Romantic Conversations: Percy Bysshe and Mary Wollstonecraft Godwin Shelley
English 360: Major Authors
MW 3:00-4:30, Jones 203, Spring 1999


Professor: Dan White
Office: Library 263, x. 3428
Office Hours: Tuesday 3:00-4:30, Friday 2:00-3:30, or by appointment
E-Mail: dewhite@ups.edu
Home Phone: (206) 328-5548 (Discretion is advised)

Course Focus: In this course we will try to understand the writings and, perhaps, the lives of two extraordinary individuals. Percy and Mary Shelley, like all who live through romantic periods, sought alternatives to personal and political histories that vacillated between hope and despair. Their friend Byron described this dilemma of cyclical history as follows:

There is the moral of all human tales;
'Tis but the same rehearsal of the past,
First Freedom, and then Glory -- when that fails,
Wealth, vice, corruption, -- barbarism at last.
And History, with all her volumes vast,
Hath, but one page ...

During the early nineteenth century, Percy and Mary Shelley lived, read, and wrote in order to imagine and realize other pages. By examining Percy Shelley's letters, lyric poetry, and dramas along with Mary Shelley's letters, journals, and novels, we will discover how these two authors simultaneously wrote with and against one another in response to the politics and aesthetics of the British Romantic period.

Requirements: Two (5-7, 20 pp.) or three (5-7, 5-7, 10-12 pp.) papers; Oral presentation; Class participation. The final paper will require some research and readings in secondary sources.

Grading: Your grade will be a combination of the papers (60%), oral presentation (20%), and class participation (20%). If you have difficulty engaging in public discussion, please see me.

Readings: Many of our readings will be from Mellor and Matlak's British Literature 1780-1830, indicated parenthetically below as "M." At the bookstore you will also find William Godwin's Caleb Williams and Memoirs of Wollstonecraft, and Mary Shelley's longer novels. I will distribute Percy Shelley's letters and "Epipsychidion," selections from Mary Shelley's History of a Six Weeks' Tour, and Goethe's short lyrics.

Section I. Historical Context: Revolution, War, and Reform

WEEK 1

January 20 Introduction

WEEK 2

January 25 Group 1: 1789-1815

January 27 Group 2: 1815-1832

Section II: Burke, Wollstonecraft, and Godwin: Gender and Revolution

WEEK 3

February 1 Edmund Burke, from Reflections on the Revolution in France (M 9-19)

February 3 Mary Wollstonecraft, from A Vindication of the Rights of Men (M 20-24); Thomas Paine, from The Rights of Man (M 25-28); William Godwin, from Political Justice (M 90-95)

WEEK 4

February 8 Wollstonecraft, from A Vindication of the Rights of Woman (M 371-413), from "Letters to William Godwin" (M 425-26)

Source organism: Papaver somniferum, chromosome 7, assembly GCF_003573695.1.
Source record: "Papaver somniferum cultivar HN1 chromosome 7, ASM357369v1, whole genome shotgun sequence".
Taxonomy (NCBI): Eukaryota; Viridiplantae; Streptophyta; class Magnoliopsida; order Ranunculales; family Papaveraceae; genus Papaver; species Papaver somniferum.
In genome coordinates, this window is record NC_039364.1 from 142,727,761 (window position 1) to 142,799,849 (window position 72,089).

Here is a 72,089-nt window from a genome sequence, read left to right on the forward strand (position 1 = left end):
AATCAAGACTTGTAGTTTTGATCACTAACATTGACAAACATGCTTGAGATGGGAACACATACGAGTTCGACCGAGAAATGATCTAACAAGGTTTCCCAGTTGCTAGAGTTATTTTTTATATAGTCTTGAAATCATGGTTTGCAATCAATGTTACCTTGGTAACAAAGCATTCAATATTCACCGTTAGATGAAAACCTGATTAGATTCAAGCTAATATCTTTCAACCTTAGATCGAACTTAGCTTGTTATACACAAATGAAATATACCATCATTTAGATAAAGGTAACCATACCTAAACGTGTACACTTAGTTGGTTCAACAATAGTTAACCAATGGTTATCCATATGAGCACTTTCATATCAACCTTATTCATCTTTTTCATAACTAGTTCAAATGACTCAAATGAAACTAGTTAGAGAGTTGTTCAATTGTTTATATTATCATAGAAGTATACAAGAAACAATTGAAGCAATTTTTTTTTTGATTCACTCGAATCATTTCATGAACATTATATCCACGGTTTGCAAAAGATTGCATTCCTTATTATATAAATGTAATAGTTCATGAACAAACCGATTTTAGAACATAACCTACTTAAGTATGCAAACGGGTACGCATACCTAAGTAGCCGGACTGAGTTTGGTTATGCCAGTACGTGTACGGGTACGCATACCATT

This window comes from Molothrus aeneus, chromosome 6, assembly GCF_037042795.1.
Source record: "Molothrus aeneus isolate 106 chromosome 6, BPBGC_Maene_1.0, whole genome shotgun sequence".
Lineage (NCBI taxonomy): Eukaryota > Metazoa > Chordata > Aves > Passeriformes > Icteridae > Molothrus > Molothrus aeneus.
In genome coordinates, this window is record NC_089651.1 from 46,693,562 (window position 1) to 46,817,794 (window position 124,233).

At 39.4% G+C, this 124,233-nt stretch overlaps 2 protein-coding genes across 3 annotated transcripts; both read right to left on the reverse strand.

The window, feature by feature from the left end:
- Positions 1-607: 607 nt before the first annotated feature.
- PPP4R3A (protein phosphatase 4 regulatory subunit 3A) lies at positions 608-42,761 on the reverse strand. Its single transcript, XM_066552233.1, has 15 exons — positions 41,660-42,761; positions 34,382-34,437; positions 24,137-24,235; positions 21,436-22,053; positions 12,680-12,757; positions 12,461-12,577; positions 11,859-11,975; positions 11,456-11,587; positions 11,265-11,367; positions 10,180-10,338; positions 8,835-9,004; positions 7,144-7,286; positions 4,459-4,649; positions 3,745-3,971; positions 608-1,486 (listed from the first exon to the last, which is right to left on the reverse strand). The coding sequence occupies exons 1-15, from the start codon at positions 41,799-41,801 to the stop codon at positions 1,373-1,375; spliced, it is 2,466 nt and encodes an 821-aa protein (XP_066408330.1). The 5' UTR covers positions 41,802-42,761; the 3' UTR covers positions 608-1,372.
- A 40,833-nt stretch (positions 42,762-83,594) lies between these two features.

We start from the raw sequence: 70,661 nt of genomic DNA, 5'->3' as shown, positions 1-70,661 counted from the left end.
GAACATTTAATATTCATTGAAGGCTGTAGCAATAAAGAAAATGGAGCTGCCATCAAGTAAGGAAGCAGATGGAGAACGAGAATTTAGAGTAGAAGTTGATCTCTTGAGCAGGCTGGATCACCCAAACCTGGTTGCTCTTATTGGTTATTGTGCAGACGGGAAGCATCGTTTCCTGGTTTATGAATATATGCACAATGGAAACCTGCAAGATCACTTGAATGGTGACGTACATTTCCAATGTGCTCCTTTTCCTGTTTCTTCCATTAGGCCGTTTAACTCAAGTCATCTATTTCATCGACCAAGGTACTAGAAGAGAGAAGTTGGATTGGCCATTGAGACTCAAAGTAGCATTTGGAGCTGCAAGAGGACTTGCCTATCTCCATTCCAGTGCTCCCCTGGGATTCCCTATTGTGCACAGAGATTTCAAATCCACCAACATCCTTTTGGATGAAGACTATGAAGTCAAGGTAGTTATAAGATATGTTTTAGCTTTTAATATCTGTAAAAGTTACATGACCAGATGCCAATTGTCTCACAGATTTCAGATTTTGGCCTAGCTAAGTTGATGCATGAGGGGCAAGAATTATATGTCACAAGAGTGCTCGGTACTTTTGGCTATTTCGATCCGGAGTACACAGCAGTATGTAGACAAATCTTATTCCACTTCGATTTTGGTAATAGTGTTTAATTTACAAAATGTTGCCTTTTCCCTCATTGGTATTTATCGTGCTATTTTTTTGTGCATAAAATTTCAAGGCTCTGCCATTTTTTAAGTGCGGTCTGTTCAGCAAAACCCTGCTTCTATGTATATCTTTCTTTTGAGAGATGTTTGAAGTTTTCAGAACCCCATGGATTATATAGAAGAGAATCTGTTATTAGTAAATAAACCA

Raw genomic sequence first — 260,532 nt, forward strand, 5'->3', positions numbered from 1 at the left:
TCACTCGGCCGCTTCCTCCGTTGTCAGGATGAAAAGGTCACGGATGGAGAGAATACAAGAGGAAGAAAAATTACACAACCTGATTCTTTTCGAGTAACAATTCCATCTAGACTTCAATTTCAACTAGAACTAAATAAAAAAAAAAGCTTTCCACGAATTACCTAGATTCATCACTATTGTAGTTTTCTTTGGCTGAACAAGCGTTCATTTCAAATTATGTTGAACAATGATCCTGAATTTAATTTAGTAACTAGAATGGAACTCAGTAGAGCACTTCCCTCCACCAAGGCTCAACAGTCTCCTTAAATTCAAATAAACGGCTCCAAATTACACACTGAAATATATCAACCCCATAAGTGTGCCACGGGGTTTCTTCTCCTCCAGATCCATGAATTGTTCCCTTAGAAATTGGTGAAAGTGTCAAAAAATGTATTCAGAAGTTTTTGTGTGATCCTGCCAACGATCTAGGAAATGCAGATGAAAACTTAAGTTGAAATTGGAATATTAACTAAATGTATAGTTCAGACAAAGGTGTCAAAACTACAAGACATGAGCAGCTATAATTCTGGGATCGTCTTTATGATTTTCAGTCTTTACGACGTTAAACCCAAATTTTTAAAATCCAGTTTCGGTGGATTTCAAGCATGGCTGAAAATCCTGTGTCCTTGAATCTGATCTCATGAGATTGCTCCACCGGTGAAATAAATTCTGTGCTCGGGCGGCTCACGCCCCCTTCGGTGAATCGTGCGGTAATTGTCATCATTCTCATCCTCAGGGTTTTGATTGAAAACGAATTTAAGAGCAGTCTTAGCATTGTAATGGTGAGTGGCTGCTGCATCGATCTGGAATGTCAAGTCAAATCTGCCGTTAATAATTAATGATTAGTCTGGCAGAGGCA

February 10 Godwin, from Memoirs of the Author of a Vindication of the Rights of Woman; Topic and Provisional Thesis for Paper #1 due; Oral Presentation

Section III: Romantic Interlude I: Lyric and the Symbolic Expression of Desire

WEEK 5

February 15 William Wordsworth, from "Preface" to the Second Edition of Lyrical Ballads; Samuel Taylor Coleridge, from Biographia Literaria, Ch. 13 (M 749-50)

February 17 George Gordon, Lord Byron, "Prometheus" (M 920-21), from Childe Harold's Pilgrimage (M 901-18, 947-53)

February 19, 4:00 p.m., Paper #1 due (5-7 pp.)

Section IV: Percy Bysshe Shelley: Ashes and Sparks

WEEK 6

February 22 Mary Shelley, from History of a Six Weeks' Tour; Percy Shelley, selections from Shelley's letters

February 24 Shelley, from "A Defense of Poetry" (M 1167-78), "To Wordsworth" (M 1062), "Feelings of a Republican on the Fall of Bonaparte" (M 1062-63), "England in 1819" (M 1166), "Song to the Men of England" (M 1166-67)

WEEK 7

March 1 Shelley, "Mont Blanc" (M 1063-64), "Hymn to Intellectual Beauty" (M 1065-66), "Ozymandias" (M 1066)

March 3 Shelley, "Ode to the West Wind" (1100-1102), "To a Skylark" (M 1138-39)

WEEK 8

March 8 Shelley, Prometheus Unbound (M 1102-38); Oral Presentation

March 10 Shelley, Prometheus Unbound (M 1102-38)

WEEK 9 No class (Spring break)

WEEK 10

March 22 Shelley, The Cenci (M 1066-1101); Oral Presentation

March 24 Shelley, The Cenci (M 1066-1101), from "Julian and Maddalo" (M 1149-55); Topic and Provisional Thesis for Paper #2 due

Section V: Romantic Interlude II: Godwin's Caleb Williams

WEEK 11

March 29 Godwin, Things as They Are; or, the Adventures of Caleb Williams; Oral Presentation

March 31 Godwin, Things as They Are; or, the Adventures of Caleb Williams

April 2, 4:00 p.m., Paper #2 due (5-7 pp.)

Section VI: Mary Wollstonecraft Godwin Shelley: Romanticism, Gender, and Power

WEEK 12

April 5 Mary Shelley, from The Journals of Mary Shelley (M 1323), Letters (M 1323-30), other letters to be handed out

April 7 Mary Shelley, Journals and Letters, cont.

WEEK 13

April 12 Mary Shelley, Frankenstein, or the Modern Prometheus; Oral Presentation

April 14 Mary Shelley, Frankenstein, or the Modern Prometheus

WEEK 14

April 19 Mary Shelley, Valperga: or, The life and adventures of Castruccio, Prince of Lucca; Johann Wolfgang Goethe, "Über allen Gipfeln," "Kennst Du das Land"; Oral Presentation

April 21 Mary Shelley, Valperga: or, The life and adventures of Castruccio, Prince of Lucca

WEEK 15

April 26 Mary Shelley, The Last Man; Oral Presentation

April 28 Mary Shelley, The Last Man

WEEK 16

May 3 Mary Shelley, from Letters (M 1333-36), from Rambles in Germany and Italy, in 1840, 1842, and 1843 (M 1336- 39); Shelley, "Epipsychidion"; Topic and Provisional Thesis for Final Paper due

May 5 Conclusions

May 13, 4:00 p.m., Final Paper due (10-12 or 20 pp.)



Daniel E. White
dewhite@ups.edu